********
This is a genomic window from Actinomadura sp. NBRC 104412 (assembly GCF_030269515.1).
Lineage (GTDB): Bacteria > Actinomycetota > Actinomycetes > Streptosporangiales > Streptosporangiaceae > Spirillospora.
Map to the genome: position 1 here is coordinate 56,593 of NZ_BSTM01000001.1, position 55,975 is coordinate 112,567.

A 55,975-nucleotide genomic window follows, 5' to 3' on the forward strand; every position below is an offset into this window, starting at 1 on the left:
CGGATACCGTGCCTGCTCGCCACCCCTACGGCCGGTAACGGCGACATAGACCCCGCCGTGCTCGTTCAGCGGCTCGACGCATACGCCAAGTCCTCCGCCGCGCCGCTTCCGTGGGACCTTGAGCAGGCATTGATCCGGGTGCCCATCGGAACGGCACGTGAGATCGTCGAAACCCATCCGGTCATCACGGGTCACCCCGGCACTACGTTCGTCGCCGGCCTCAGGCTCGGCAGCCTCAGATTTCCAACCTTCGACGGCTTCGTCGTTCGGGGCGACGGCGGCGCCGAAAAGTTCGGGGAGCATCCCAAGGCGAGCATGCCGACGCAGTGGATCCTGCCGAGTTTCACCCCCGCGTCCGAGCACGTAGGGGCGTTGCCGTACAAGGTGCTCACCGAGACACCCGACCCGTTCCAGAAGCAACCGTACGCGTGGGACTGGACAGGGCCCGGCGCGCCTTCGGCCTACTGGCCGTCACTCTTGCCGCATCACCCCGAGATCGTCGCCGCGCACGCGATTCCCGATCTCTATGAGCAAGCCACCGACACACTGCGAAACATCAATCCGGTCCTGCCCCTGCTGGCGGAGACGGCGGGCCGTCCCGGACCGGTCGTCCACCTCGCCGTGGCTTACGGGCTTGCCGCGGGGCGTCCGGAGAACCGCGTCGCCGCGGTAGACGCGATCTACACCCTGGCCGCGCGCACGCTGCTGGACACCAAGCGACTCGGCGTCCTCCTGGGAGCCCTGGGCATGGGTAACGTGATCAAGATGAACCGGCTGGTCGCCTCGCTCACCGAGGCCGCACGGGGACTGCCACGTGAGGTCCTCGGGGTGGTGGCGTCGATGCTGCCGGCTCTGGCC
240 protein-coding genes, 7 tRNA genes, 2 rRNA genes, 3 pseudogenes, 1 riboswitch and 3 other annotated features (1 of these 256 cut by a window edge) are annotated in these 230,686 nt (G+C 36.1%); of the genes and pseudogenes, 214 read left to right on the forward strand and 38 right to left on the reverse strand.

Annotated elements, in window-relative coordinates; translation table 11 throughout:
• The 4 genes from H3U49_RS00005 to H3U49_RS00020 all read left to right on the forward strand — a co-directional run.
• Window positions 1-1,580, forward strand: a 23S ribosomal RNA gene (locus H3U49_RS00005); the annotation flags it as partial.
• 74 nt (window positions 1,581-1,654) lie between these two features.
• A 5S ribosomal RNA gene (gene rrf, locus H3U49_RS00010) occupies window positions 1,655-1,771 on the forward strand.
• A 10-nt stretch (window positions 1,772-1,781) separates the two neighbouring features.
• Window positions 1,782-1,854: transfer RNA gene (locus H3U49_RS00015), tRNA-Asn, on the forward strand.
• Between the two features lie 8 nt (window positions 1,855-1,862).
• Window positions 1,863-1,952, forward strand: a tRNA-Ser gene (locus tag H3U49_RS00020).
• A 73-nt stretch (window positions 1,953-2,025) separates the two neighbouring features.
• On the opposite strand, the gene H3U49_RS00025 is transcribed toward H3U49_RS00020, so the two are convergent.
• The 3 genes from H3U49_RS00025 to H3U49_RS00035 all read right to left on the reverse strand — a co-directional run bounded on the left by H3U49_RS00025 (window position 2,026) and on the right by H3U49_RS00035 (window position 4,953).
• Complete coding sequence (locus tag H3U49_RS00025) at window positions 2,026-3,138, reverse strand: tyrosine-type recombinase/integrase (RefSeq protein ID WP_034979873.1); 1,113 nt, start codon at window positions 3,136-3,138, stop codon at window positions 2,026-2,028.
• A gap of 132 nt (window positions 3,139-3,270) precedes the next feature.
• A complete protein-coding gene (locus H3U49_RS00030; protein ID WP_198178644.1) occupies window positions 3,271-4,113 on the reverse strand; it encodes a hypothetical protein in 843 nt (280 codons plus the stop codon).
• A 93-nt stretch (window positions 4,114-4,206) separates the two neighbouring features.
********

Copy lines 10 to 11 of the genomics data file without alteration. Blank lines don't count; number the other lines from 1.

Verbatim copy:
• 74 nt (window positions 1,581-1,654) lie between these two features.
• A 5S ribosomal RNA gene (gene rrf, locus H3U49_RS00010) occupies window positions 1,655-1,771 on the forward strand.